I missed the next little bit of pastor’s sermon lost in thought when I saw that phrase. Everyone of you reading this has at one time or another gotten angry. The anger may have been justified, or not. That isn’t the point. The point is, what do we do when it happens?

All of us have been told things like, “take a deep breath”, “count to ten”, “cool off”, “think nice thoughts” and etc. Those bits of advice are meant to defuse the volatility of our anger, as is Nehemiah’s statement. I can still remember colossal blunders I have made in the heat of an angry moment when I should have had a little chat with myself.

Next time the temperature rises and you are about to blow your top, remember old Nehemiah and take counsel with yourself. Just maybe “me, myself and I” can get together and avert a disaster.

Love Remembered


I am definitely not a romance novel kind of guy. But that doesn’t mean I don’t have a little spark of romance in me. I mentioned in Death’s Door a trip we took for our anniversary in June. We spent the weekend in Door county Wisconsin for their annual Lighthouse Festival.

Lighthouses hold a fascination for us. St. Augustine Florida was the first one we visited in the ’90’s. That got us hooked. To date we have been to 175 different lighthouses on both oceans and all five Great Lakes. In fact, my son, who was visiting recently, declared that we are geeks about lighthouses because we keep an “esoteric inventory” of them. He picked that up from an interview with Adam Savage from “Mythbusters”. I guess he’s right.

Me and the wife actually sat down and discussed why we are drawn to these crazy things. What it seems to boil down to is the stories. There is the romance of the sea, the power of nature, acts of heroism, different places and times in history, the sacrifice of families living in isolation at remote locations and of course the love stories.

When you climb those spiral, cast iron steps that have stood there for 150 years, you imagine you are the keeper carrying oil up to the lamp. The higher you climb the further back you go in time. You step out on to the observation deck. The modern towns and condos on the shore fade. There is only the water. In your mind you see a ship in the dark, twelve miles out being coarsely bullied by the irrational sea. In the pilot house the captain takes comfort from and sets his course by the beacon flashing over your head.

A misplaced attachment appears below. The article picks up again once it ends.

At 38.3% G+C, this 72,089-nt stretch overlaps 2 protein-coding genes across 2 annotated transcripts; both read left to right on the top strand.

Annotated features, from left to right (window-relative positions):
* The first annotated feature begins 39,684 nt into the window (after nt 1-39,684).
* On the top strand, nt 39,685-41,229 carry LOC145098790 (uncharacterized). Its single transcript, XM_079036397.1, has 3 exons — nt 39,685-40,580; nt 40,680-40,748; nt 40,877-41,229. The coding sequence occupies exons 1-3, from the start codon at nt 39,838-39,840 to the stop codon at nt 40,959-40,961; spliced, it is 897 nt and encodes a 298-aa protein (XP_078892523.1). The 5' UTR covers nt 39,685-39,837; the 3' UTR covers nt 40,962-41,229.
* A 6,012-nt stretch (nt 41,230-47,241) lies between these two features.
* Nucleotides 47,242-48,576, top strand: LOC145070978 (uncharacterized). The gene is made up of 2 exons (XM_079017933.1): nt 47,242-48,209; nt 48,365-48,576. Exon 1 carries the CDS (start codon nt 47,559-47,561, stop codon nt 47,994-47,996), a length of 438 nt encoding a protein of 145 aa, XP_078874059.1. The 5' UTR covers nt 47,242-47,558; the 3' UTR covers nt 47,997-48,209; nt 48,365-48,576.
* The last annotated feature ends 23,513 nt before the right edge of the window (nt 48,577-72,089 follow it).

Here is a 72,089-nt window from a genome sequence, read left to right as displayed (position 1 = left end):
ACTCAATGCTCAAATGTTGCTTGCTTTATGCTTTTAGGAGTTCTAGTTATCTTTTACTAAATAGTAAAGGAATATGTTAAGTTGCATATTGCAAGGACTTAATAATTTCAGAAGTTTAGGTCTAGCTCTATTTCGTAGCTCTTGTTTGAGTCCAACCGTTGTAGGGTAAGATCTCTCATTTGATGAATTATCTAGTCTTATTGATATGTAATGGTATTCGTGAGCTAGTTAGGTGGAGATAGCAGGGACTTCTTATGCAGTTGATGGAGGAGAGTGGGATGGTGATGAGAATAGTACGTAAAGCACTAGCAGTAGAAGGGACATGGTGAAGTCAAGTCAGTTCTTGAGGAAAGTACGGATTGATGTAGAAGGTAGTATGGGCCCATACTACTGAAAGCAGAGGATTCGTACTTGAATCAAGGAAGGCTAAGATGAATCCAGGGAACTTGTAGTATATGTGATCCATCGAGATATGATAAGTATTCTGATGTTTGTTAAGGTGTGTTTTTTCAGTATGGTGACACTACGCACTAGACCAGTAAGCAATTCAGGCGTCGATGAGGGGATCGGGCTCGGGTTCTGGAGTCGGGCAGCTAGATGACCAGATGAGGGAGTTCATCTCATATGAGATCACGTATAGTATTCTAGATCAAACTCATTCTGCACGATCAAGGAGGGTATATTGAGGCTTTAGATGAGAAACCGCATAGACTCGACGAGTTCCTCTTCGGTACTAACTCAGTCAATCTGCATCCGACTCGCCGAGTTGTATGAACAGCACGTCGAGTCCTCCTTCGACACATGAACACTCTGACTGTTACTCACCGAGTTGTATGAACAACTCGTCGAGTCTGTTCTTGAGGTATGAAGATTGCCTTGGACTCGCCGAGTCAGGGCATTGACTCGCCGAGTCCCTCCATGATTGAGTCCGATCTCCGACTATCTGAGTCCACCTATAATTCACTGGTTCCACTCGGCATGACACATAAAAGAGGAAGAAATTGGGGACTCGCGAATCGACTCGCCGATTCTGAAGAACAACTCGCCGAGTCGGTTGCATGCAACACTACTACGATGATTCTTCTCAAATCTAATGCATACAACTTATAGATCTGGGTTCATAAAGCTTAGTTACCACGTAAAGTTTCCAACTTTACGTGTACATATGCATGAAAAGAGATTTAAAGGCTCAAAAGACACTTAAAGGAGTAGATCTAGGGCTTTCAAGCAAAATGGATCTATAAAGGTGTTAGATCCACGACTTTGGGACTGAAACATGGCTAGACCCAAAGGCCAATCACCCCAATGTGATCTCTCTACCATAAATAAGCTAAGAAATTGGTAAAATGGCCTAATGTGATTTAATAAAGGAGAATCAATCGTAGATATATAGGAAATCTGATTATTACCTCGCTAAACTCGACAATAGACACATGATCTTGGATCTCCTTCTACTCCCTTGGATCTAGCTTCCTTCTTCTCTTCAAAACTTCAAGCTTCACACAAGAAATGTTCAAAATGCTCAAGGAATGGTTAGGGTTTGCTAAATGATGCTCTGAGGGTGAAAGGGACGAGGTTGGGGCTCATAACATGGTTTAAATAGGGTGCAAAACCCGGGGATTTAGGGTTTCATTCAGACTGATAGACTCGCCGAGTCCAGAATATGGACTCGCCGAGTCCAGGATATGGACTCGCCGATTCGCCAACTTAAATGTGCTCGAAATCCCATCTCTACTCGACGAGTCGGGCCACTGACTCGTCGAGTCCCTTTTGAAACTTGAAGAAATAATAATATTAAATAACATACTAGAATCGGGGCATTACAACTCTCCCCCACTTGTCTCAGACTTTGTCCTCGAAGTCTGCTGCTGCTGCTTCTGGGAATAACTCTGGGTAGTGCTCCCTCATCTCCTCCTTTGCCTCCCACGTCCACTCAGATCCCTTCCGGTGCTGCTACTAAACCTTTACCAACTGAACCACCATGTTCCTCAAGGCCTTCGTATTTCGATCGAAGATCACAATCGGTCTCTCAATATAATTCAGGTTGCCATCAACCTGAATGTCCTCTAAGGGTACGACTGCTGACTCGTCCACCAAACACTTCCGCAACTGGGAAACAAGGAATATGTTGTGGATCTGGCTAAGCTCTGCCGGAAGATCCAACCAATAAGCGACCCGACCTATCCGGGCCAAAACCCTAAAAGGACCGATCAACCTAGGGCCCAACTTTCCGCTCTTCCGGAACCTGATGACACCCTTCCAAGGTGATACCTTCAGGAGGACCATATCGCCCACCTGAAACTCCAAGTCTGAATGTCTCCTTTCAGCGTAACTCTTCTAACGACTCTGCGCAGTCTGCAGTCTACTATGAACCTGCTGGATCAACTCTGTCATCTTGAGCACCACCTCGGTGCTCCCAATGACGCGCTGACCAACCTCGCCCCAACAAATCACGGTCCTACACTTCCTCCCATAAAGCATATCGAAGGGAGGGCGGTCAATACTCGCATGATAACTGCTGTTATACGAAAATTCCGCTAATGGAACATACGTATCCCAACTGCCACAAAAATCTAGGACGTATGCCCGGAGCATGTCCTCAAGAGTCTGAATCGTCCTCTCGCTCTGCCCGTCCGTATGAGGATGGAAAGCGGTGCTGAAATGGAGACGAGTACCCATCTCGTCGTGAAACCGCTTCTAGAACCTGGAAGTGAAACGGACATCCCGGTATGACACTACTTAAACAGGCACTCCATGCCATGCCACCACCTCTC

On this latest trip we visited nine different light sites, six for the first time. Five of those six were on islands that we saw on a special boat tour that sails once a year weather permitting.

Many of the island lights have been abandoned for decades and some are in advanced stages of decay. With modern technology like radar and GPS, lighthouses are no longer needed for navigation. We were saddened to learn that the Poverty Island and St. Martins Island lights – both in Michigan waters – are on a doomsday list and are slated to be demolished.

Some lights are saved by non-profit groups that raise  money and volunteer their time. In the case of these two, they are so remote and the islands so desolate it just isn’t feasible.

My wife’s “favorite” lighthouse is Eagle Bluff. It is not the most picturesque location or unique design. What she especially likes, are the stories.

One of the keepers had a large number of sons. That was a boon in regard to tending the livestock and garden, and when it was time to paint. All were pressed into service to paint; even the smallest was required to paint up as high as he could reach. When the lighthouse was restored some years back they found 90 coats of paint on some walls. They figured there should have been about 60. The mystery was solved when they interviewed the youngest son who was then in his 80’s. He told them that mother had a penchant for having the boys get out the brushes and mix up the paint when they misbehaved.

The boys were all accomplished musicians and would often entertain the family and guests in the evening. On Saturday night they would take their instruments, including the piano, down to Fish Creek and play at the weekly dance. And the stories go on.

The Sherwood Point light was one we had never seen. You could only view it from the water. It had not been open to the public for over 40 years because it was U.S. Coastguard property. By special arrangement, it was open to the public the two days we were there this summer. Of course this light has a story too.

Keeper Henry Stanley transferred from Eagle Point Light and first lit the lamp on October 10, 1883.  Miss Minnie Hesh, Mrs. Stanley’s niece, came to visit from Brooklyn, New York, in the fall of  1884 after the death of her parents. Like many Door county visitors, she stayed.